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Poor air force exercise planning leads to near collision between KLM Fokker 70 and USAF F-15 jet
20 September 2013
Vertical profile of Fokker 70 during TCAS event (Dutch Safety Board)

Vertical profile of Fokker 70 during TCAS event (Dutch Safety Board)

Poor planning of a joint military exercise in Europe led to a loss of separation between a Fokker 70 passenger jet and a U.S. Air Force F-15 fighter. A risk of collision existed, according to an investigation by the Dutch Safety Board.

On April 19, 2012, a Fokker 70 of KLM Cityhopper operated on a passenger flight from Amsterdam Airport Schiphol in the Netherlands to Sandefjord Airport in Norway. The flight was routed over the North Sea at FL350.

Southwest of the island Sylt in Germany, an F-15C fighter aircraft came in close proximity of the Fokker 70. There was danger of a collision. The Traffic alert and Collision Avoidance System (TCAS) of the Fokker 70 generated a resolution advisory to climb, whereupon the crew performed a climb to avoid a possible collision. The pilot of the F-15C took avoiding action as well.
The F-15C participated in the international air force exercise Frisian Flag which took place from Leeuwarden Air Base in the Netherlands.

Both aircraft continued their flight uneventfully. The minimum lateral distance between both aircraft was 0,39 NM (722 metres) with a difference in altitude of 512 feet (156 metres).

The Dutch Safety Board concluded that during the preparation of the air force exercise it was assumed by the exercise staff who organised the exercise that the assigned German airspace was available for the exercise without restrictions. As a result no adequate measures were taken to ensure separation between participating and non-participating traffic. During the first two days of the exercise, after civil traffic had been observed in the exercise area, the staff did not take adequate action to avoid this to reoccur.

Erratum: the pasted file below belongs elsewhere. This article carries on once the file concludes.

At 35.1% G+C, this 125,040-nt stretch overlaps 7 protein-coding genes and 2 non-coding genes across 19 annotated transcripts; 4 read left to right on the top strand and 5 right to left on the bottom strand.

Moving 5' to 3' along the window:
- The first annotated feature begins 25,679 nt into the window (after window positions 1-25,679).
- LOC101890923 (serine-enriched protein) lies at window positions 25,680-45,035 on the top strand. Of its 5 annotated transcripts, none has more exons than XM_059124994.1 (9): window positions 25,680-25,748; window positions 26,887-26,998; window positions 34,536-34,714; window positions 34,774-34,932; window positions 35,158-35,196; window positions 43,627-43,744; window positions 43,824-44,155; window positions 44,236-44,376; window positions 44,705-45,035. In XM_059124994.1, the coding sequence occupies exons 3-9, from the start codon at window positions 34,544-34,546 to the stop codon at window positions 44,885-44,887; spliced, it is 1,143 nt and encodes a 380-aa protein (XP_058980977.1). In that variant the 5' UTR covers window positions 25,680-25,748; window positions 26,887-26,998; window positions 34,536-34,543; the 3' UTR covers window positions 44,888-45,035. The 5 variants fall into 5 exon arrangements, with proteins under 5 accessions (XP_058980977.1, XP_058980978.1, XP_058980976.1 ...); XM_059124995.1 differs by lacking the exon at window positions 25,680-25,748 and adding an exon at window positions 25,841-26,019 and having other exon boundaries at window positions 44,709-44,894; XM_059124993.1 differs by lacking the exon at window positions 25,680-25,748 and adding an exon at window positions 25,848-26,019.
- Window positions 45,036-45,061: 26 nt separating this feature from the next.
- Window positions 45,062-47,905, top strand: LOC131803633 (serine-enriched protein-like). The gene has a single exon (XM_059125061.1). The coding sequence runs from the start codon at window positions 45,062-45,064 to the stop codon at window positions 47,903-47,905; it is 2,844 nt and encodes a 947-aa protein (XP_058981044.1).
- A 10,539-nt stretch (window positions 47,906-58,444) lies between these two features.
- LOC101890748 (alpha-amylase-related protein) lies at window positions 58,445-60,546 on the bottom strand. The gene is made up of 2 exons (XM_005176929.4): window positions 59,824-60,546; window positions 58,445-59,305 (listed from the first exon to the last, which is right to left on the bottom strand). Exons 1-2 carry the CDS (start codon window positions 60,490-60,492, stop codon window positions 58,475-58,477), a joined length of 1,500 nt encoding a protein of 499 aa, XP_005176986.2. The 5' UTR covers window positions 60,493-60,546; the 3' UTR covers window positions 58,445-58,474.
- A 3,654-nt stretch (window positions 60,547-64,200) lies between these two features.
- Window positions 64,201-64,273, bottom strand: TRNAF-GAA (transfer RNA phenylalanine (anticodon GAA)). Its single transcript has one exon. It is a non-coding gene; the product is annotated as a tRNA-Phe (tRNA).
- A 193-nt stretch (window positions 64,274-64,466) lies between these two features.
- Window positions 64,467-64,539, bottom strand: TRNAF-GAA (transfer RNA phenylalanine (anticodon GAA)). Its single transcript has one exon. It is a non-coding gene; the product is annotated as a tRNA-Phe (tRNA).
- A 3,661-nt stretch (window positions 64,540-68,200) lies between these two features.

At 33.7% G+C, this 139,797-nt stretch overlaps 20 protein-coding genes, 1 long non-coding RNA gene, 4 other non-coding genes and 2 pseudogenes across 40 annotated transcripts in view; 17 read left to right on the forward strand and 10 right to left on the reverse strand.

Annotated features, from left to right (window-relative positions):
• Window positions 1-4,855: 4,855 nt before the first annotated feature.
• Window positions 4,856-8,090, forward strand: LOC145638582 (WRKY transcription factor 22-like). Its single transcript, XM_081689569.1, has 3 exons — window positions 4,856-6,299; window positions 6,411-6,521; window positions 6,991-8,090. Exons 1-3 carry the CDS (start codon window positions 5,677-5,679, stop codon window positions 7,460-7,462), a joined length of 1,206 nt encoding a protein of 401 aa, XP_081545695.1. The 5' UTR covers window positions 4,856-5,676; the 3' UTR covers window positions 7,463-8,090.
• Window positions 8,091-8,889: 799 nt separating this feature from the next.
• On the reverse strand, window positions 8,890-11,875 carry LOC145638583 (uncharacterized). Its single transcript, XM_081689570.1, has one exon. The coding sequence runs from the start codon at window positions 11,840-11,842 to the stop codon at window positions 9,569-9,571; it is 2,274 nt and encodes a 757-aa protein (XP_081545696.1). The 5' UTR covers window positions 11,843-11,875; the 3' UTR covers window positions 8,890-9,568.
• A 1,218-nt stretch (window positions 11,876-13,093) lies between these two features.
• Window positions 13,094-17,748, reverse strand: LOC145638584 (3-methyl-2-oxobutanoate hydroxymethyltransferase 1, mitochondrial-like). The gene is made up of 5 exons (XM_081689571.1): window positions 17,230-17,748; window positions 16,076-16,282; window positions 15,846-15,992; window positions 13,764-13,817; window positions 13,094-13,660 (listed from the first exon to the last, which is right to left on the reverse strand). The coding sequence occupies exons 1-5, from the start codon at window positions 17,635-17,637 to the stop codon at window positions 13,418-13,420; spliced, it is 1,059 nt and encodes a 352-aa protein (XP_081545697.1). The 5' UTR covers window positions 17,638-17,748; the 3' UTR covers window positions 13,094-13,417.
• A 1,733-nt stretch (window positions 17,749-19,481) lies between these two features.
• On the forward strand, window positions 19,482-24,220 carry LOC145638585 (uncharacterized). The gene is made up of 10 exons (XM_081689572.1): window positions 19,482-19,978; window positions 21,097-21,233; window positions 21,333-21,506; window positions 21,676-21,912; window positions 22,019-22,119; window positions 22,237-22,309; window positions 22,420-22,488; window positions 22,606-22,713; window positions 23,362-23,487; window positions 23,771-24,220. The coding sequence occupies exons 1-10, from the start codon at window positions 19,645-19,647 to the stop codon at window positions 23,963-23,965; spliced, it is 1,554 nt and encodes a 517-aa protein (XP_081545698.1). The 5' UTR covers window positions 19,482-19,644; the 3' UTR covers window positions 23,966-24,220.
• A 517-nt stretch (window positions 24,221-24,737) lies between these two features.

Contributing factors were:

  • The Royal Netherlands Air Force performed a risk analysis for the total exercise.
    However the increase in available airspace above FL240 in Germany was not sufficiently seen as a risk.
  • The German authorities, which were involved in the preparation of airspace matters for the air force exercise, had the duty to inform the exercise staff about the characteristics of the airspace concerned in their country and the presence of airways.
    This was not done sufficiently. The exercise staff had the duty to gather more information about the airspace concerned. This was neither done.
  • The actions of the fighter control coordinator, who was responsible for the coordination tasks and application for the airspace for the exercise, were not checked thoroughly by another member of the exercise staff or somebody outside the staff.
  • The location of one of the regen airfields had been planned close to the airway UN873.
    This was possible because the exercise staff was not aware of the presence of the airway.
  • The F-15C pilot did not adhere to the restriction to stay at or below FL320.
  • The fighter controller, who had expressed his concerns regarding the conditions of the exercise, was not able to handle the traffic situation, used non standard terminology and lost the ability to support the exercising aircraft with regard to collision avoidance.

The Dutch Safety Board complained about the lack of cooperation by USAF Europe because they refused to answer questions that were relevant to the investigation.

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